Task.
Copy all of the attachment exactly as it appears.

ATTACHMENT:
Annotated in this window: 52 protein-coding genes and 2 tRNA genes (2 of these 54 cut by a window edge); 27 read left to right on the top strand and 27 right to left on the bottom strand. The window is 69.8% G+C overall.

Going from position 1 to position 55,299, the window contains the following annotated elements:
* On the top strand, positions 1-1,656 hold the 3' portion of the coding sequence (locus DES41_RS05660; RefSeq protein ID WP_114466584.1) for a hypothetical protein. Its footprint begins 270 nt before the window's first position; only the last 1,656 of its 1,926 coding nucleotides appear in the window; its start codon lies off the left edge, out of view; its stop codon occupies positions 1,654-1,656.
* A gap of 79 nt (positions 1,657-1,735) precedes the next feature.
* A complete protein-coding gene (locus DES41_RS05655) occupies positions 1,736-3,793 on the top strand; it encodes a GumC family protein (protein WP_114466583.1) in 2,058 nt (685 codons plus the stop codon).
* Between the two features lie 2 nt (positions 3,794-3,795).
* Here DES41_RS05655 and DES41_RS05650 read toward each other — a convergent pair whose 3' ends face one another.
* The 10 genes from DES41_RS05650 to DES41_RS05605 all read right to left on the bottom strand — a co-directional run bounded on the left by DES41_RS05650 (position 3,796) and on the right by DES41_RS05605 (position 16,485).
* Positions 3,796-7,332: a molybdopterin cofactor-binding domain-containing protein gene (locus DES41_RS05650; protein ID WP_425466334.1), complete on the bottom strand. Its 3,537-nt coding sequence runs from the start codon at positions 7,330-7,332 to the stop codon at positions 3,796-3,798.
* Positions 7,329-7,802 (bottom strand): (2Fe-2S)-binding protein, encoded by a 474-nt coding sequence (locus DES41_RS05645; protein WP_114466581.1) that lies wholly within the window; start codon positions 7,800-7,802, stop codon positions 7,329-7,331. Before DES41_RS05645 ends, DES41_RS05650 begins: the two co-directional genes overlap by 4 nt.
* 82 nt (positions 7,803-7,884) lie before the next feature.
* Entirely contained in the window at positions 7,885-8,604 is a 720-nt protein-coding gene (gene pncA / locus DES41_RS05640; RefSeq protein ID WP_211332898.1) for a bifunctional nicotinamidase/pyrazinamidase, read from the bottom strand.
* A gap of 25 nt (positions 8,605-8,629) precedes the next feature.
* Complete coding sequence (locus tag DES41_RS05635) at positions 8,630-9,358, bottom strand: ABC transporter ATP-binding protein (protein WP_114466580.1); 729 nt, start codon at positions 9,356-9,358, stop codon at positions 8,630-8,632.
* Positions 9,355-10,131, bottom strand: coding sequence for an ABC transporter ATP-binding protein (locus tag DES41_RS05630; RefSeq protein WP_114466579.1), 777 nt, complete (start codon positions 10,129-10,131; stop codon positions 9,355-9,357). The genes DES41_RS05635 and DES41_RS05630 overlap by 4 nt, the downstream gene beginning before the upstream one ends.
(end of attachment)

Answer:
Annotated in this window: 52 protein-coding genes and 2 tRNA genes (2 of these 54 cut by a window edge); 27 read left to right on the top strand and 27 right to left on the bottom strand. The window is 69.8% G+C overall.

Going from position 1 to position 55,299, the window contains the following annotated elements:
* On the top strand, positions 1-1,656 hold the 3' portion of the coding sequence (locus DES41_RS05660; RefSeq protein ID WP_114466584.1) for a hypothetical protein. Its footprint begins 270 nt before the window's first position; only the last 1,656 of its 1,926 coding nucleotides appear in the window; its start codon lies off the left edge, out of view; its stop codon occupies positions 1,654-1,656.
* A gap of 79 nt (positions 1,657-1,735) precedes the next feature.
* A complete protein-coding gene (locus DES41_RS05655) occupies positions 1,736-3,793 on the top strand; it encodes a GumC family protein (protein WP_114466583.1) in 2,058 nt (685 codons plus the stop codon).
* Between the two features lie 2 nt (positions 3,794-3,795).
* Here DES41_RS05655 and DES41_RS05650 read toward each other — a convergent pair whose 3' ends face one another.
* The 10 genes from DES41_RS05650 to DES41_RS05605 all read right to left on the bottom strand — a co-directional run bounded on the left by DES41_RS05650 (position 3,796) and on the right by DES41_RS05605 (position 16,485).
* Positions 3,796-7,332: a molybdopterin cofactor-binding domain-containing protein gene (locus DES41_RS05650; protein ID WP_425466334.1), complete on the bottom strand. Its 3,537-nt coding sequence runs from the start codon at positions 7,330-7,332 to the stop codon at positions 3,796-3,798.
* Positions 7,329-7,802 (bottom strand): (2Fe-2S)-binding protein, encoded by a 474-nt coding sequence (locus DES41_RS05645; protein WP_114466581.1) that lies wholly within the window; start codon positions 7,800-7,802, stop codon positions 7,329-7,331. Before DES41_RS05645 ends, DES41_RS05650 begins: the two co-directional genes overlap by 4 nt.
* 82 nt (positions 7,803-7,884) lie before the next feature.
* Entirely contained in the window at positions 7,885-8,604 is a 720-nt protein-coding gene (gene pncA / locus DES41_RS05640; RefSeq protein ID WP_211332898.1) for a bifunctional nicotinamidase/pyrazinamidase, read from the bottom strand.
* A gap of 25 nt (positions 8,605-8,629) precedes the next feature.
* Complete coding sequence (locus tag DES41_RS05635) at positions 8,630-9,358, bottom strand: ABC transporter ATP-binding protein (protein WP_114466580.1); 729 nt, start codon at positions 9,356-9,358, stop codon at positions 8,630-8,632.
* Positions 9,355-10,131, bottom strand: coding sequence for an ABC transporter ATP-binding protein (locus tag DES41_RS05630; RefSeq protein WP_114466579.1), 777 nt, complete (start codon positions 10,129-10,131; stop codon positions 9,355-9,357). The genes DES41_RS05635 and DES41_RS05630 overlap by 4 nt, the downstream gene beginning before the upstream one ends.